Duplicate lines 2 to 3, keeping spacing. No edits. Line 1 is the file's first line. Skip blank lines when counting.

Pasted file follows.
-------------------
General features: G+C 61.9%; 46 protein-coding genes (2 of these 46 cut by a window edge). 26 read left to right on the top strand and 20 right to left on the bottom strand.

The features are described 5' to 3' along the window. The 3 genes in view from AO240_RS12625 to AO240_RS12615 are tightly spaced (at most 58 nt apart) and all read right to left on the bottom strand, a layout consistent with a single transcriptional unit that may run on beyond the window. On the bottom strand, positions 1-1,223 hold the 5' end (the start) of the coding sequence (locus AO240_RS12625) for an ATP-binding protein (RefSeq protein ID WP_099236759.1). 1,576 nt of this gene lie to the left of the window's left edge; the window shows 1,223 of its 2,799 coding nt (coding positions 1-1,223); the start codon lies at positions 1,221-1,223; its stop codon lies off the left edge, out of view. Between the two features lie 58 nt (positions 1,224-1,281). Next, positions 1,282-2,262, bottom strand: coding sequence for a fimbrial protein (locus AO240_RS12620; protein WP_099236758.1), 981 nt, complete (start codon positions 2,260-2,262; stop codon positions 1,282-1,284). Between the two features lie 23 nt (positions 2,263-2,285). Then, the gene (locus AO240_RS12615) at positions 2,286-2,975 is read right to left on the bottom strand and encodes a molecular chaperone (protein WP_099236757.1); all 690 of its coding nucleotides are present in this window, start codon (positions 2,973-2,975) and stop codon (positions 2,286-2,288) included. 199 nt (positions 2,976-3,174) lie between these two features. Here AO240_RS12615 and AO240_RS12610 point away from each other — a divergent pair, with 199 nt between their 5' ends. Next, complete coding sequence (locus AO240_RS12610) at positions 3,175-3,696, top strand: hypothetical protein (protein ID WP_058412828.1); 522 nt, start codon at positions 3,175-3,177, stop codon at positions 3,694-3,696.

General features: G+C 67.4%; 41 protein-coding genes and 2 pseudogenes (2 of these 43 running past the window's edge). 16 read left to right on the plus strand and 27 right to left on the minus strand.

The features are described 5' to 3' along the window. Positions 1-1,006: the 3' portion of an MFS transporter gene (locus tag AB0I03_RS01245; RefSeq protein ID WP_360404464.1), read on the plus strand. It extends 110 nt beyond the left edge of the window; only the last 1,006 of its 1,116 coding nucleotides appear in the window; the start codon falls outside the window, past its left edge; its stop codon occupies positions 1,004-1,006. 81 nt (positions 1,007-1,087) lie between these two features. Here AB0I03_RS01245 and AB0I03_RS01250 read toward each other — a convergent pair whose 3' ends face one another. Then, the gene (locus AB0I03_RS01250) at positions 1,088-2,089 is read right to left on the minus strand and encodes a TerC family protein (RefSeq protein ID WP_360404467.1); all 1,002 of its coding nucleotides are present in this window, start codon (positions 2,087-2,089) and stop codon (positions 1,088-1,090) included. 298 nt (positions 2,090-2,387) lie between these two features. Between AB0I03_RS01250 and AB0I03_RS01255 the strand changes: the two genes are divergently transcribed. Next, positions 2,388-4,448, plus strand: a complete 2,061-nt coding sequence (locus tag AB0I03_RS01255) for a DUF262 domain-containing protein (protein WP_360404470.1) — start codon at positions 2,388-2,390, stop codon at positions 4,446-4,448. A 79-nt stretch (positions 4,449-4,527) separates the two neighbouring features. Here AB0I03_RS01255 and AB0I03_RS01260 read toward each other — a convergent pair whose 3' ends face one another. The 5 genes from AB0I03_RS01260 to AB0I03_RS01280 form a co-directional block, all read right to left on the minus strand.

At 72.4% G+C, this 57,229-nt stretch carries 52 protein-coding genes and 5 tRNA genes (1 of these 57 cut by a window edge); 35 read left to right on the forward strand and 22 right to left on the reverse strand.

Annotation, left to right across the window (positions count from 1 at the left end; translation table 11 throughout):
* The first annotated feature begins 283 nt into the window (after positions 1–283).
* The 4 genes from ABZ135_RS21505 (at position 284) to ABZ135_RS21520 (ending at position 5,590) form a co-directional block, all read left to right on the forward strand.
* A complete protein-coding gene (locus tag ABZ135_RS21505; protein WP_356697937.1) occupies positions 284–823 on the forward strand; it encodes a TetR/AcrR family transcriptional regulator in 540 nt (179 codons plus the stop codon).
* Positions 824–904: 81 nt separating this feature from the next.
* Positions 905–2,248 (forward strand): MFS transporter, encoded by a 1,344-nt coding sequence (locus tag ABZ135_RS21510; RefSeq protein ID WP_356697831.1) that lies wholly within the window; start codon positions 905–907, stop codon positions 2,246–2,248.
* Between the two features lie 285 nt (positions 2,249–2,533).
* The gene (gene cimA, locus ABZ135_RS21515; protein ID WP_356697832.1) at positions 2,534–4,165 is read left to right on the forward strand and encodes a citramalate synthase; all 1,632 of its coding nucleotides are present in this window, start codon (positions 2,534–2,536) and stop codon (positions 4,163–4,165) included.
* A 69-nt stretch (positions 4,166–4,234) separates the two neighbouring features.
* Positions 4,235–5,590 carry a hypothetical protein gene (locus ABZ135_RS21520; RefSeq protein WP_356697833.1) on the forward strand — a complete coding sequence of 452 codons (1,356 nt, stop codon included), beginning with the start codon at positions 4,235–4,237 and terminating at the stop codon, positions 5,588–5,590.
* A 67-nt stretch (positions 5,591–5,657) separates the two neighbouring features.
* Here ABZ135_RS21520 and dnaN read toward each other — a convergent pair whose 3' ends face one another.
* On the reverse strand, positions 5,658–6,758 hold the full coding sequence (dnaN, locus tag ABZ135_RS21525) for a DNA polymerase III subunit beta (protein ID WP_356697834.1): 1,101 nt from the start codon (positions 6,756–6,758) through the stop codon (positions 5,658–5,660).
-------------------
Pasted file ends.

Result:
The features are described 5' to 3' along the window. The 3 genes in view from AO240_RS12625 to AO240_RS12615 are tightly spaced (at most 58 nt apart) and all read right to left on the bottom strand, a layout consistent with a single transcriptional unit that may run on beyond the window. On the bottom strand, positions 1-1,223 hold the 5' end (the start) of the coding sequence (locus AO240_RS12625) for an ATP-binding protein (RefSeq protein ID WP_099236759.1). 1,576 nt of this gene lie to the left of the window's left edge; the window shows 1,223 of its 2,799 coding nt (coding positions 1-1,223); the start codon lies at positions 1,221-1,223; its stop codon lies off the left edge, out of view. Between the two features lie 58 nt (positions 1,224-1,281). Next, positions 1,282-2,262, bottom strand: coding sequence for a fimbrial protein (locus AO240_RS12620; protein WP_099236758.1), 981 nt, complete (start codon positions 2,260-2,262; stop codon positions 1,282-1,284). Between the two features lie 23 nt (positions 2,263-2,285). Then, the gene (locus AO240_RS12615) at positions 2,286-2,975 is read right to left on the bottom strand and encodes a molecular chaperone (protein WP_099236757.1); all 690 of its coding nucleotides are present in this window, start codon (positions 2,973-2,975) and stop codon (positions 2,286-2,288) included. 199 nt (positions 2,976-3,174) lie between these two features. Here AO240_RS12615 and AO240_RS12610 point away from each other — a divergent pair, with 199 nt between their 5' ends. Next, complete coding sequence (locus AO240_RS12610) at positions 3,175-3,696, top strand: hypothetical protein (protein ID WP_058412828.1); 522 nt, start codon at positions 3,175-3,177, stop codon at positions 3,694-3,696.

General features: G+C 67.4%; 41 protein-coding genes and 2 pseudogenes (2 of these 43 running past the window's edge). 16 read left to right on the plus strand and 27 right to left on the minus strand.